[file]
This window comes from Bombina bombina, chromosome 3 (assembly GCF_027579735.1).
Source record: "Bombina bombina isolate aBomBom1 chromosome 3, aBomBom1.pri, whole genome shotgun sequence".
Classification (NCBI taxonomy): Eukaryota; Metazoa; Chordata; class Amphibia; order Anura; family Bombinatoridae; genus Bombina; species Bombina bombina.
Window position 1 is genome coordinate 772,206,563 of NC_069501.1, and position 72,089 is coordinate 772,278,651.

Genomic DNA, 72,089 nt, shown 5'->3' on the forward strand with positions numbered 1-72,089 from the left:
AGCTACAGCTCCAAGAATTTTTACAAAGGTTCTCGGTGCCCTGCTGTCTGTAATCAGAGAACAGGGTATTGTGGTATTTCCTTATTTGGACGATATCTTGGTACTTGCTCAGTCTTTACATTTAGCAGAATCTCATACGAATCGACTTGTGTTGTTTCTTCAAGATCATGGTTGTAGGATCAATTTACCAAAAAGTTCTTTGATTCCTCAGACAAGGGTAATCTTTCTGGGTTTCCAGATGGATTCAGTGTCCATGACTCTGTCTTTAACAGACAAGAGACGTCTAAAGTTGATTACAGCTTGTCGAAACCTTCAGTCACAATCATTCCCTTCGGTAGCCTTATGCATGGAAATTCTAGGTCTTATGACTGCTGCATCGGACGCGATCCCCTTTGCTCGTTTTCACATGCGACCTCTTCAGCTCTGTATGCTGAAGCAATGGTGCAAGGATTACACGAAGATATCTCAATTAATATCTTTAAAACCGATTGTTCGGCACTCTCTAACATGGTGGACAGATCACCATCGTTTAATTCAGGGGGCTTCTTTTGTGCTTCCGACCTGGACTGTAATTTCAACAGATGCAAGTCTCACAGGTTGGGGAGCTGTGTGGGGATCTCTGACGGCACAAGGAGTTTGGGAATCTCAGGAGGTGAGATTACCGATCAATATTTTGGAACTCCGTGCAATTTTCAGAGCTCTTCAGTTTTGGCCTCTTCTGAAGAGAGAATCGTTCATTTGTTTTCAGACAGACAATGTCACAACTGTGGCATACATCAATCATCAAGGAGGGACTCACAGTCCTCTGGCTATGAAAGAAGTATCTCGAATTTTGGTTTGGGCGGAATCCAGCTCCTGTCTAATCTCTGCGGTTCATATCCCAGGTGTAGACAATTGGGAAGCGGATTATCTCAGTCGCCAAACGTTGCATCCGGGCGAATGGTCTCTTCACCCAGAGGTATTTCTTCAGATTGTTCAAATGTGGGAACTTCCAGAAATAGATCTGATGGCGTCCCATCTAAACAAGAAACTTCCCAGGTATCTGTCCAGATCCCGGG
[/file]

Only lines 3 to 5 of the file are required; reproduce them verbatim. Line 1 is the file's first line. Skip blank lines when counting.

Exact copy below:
Classification (NCBI taxonomy): Eukaryota; Metazoa; Chordata; class Amphibia; order Anura; family Bombinatoridae; genus Bombina; species Bombina bombina.
Window position 1 is genome coordinate 772,206,563 of NC_069501.1, and position 72,089 is coordinate 772,278,651.

Genomic DNA, 72,089 nt, shown 5'->3' on the forward strand with positions numbered 1-72,089 from the left: